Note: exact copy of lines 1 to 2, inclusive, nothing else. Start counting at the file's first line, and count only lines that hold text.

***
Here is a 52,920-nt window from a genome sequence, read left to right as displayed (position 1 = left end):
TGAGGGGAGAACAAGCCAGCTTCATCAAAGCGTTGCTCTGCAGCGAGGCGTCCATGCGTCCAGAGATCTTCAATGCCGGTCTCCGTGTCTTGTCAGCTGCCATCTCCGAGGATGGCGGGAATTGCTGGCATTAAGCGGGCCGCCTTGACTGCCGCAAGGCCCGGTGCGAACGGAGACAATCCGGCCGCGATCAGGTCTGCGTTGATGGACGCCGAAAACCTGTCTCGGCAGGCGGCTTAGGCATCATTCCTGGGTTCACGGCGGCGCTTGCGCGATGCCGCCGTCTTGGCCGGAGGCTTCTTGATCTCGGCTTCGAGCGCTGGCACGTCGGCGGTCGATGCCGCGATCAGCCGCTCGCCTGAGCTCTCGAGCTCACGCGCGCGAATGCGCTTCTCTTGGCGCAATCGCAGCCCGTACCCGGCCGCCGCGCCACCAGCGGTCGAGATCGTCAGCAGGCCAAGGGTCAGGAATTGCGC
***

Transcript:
Here is a 52,920-nt window from a genome sequence, read left to right as displayed (position 1 = left end):
TGAGGGGAGAACAAGCCAGCTTCATCAAAGCGTTGCTCTGCAGCGAGGCGTCCATGCGTCCAGAGATCTTCAATGCCGGTCTCCGTGTCTTGTCAGCTGCCATCTCCGAGGATGGCGGGAATTGCTGGCATTAAGCGGGCCGCCTTGACTGCCGCAAGGCCCGGTGCGAACGGAGACAATCCGGCCGCGATCAGGTCTGCGTTGATGGACGCCGAAAACCTGTCTCGGCAGGCGGCTTAGGCATCATTCCTGGGTTCACGGCGGCGCTTGCGCGATGCCGCCGTCTTGGCCGGAGGCTTCTTGATCTCGGCTTCGAGCGCTGGCACGTCGGCGGTCGATGCCGCGATCAGCCGCTCGCCTGAGCTCTCGAGCTCACGCGCGCGAATGCGCTTCTCTTGGCGCAATCGCAGCCCGTACCCGGCCGCCGCGCCACCAGCGGTCGAGATCGTCAGCAGGCCAAGGGTCAGGAATTGCGC